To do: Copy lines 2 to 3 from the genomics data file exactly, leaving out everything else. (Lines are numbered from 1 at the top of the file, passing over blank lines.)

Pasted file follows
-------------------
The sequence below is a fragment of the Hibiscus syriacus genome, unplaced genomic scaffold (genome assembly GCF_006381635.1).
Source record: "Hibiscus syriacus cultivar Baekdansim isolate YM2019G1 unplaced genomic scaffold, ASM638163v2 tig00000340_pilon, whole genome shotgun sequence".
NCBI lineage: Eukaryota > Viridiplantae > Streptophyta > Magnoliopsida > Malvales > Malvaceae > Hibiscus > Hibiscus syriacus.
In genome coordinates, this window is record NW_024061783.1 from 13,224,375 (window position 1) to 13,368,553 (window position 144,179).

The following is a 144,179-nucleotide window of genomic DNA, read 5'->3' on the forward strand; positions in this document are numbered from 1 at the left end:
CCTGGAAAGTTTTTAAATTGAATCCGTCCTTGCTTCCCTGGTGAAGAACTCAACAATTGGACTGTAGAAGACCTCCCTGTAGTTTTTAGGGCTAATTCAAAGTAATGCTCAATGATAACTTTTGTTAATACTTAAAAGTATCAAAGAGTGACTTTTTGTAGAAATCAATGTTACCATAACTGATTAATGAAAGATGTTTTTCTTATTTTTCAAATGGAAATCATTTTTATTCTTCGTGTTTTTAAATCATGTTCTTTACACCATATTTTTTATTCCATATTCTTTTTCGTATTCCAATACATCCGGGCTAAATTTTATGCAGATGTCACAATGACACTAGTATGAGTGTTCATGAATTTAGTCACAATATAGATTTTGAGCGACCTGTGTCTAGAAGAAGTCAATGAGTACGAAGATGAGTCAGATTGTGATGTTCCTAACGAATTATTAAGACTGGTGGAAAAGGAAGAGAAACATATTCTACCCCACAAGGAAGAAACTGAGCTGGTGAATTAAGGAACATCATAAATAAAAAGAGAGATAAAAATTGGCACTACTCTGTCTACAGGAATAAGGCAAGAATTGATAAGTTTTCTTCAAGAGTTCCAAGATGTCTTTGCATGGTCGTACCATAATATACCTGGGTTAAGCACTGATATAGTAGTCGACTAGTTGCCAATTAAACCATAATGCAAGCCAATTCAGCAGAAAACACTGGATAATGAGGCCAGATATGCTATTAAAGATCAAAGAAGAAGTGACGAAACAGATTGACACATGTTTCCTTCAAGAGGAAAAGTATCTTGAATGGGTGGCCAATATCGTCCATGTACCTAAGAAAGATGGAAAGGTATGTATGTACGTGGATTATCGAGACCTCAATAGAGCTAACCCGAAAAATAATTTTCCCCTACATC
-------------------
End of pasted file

Source record: "Hibiscus syriacus cultivar Baekdansim isolate YM2019G1 unplaced genomic scaffold, ASM638163v2 tig00000340_pilon, whole genome shotgun sequence".
NCBI lineage: Eukaryota > Viridiplantae > Streptophyta > Magnoliopsida > Malvales > Malvaceae > Hibiscus > Hibiscus syriacus.